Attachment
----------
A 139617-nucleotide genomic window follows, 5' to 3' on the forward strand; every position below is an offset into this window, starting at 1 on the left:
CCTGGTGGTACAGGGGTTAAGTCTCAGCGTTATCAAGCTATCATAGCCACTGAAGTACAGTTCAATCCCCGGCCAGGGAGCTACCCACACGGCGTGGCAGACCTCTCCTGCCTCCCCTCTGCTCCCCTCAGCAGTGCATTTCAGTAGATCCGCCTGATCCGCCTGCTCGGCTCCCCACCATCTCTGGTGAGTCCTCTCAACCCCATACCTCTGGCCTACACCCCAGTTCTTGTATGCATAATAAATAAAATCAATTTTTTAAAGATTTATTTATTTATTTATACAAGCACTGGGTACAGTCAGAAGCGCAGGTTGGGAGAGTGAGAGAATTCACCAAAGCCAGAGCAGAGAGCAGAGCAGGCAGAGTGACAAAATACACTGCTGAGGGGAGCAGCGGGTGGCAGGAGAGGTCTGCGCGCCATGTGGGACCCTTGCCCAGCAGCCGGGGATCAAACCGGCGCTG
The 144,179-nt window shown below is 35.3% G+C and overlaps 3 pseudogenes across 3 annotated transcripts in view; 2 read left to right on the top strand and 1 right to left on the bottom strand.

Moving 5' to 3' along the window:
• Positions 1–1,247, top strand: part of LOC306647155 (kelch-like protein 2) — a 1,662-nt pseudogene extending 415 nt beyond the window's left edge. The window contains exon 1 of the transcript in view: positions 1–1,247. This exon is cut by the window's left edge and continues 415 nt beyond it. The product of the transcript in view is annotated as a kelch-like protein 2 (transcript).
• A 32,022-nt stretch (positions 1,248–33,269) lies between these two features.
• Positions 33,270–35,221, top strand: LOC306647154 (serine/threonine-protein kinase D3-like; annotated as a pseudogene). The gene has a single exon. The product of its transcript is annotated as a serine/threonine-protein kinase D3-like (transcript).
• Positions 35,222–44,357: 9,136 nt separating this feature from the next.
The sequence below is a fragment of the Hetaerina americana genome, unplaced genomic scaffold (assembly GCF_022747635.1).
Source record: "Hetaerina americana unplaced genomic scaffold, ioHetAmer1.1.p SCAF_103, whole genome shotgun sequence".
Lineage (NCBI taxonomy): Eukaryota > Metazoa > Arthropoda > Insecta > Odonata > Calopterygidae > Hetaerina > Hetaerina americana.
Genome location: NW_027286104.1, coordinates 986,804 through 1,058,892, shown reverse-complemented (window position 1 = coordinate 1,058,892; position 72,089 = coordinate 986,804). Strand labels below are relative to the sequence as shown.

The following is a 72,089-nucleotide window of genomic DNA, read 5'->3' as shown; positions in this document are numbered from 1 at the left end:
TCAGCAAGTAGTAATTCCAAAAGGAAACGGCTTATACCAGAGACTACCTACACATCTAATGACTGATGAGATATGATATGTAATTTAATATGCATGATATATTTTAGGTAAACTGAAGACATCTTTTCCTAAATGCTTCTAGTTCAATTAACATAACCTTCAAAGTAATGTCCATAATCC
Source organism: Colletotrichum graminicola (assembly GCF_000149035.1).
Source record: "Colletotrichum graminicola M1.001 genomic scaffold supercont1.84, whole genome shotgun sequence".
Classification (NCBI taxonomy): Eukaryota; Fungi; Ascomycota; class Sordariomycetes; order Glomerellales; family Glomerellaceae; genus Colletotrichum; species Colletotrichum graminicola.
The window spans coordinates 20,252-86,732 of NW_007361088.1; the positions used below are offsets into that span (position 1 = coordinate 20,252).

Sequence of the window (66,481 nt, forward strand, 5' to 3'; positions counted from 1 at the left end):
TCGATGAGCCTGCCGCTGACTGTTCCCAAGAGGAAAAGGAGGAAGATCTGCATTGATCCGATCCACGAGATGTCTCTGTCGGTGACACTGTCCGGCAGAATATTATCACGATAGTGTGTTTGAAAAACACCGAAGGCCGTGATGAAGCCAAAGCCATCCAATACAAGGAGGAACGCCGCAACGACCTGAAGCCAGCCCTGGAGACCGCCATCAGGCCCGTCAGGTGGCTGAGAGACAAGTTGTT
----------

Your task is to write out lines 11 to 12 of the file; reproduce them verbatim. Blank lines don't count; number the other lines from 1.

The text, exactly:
Lineage (NCBI taxonomy): Eukaryota > Metazoa > Arthropoda > Insecta > Odonata > Calopterygidae > Hetaerina > Hetaerina americana.
Genome location: NW_027286104.1, coordinates 986,804 through 1,058,892, shown reverse-complemented (window position 1 = coordinate 1,058,892; position 72,089 = coordinate 986,804). Strand labels below are relative to the sequence as shown.